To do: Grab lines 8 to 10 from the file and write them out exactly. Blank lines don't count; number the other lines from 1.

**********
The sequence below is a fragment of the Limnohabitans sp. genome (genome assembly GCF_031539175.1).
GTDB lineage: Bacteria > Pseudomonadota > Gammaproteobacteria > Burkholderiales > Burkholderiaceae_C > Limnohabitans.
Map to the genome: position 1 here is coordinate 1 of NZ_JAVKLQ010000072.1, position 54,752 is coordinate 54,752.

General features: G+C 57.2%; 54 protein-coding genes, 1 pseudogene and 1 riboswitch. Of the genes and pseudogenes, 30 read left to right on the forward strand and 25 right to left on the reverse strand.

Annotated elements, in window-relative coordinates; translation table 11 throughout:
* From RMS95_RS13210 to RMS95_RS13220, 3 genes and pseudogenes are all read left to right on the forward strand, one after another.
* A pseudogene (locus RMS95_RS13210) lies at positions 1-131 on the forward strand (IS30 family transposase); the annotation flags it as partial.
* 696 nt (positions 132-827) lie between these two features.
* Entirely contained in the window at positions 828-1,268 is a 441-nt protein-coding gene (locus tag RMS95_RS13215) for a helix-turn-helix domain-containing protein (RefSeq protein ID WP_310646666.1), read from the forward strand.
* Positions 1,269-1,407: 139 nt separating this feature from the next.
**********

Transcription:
* 696 nt (positions 132-827) lie between these two features.
* Entirely contained in the window at positions 828-1,268 is a 441-nt protein-coding gene (locus tag RMS95_RS13215) for a helix-turn-helix domain-containing protein (RefSeq protein ID WP_310646666.1), read from the forward strand.
* Positions 1,269-1,407: 139 nt separating this feature from the next.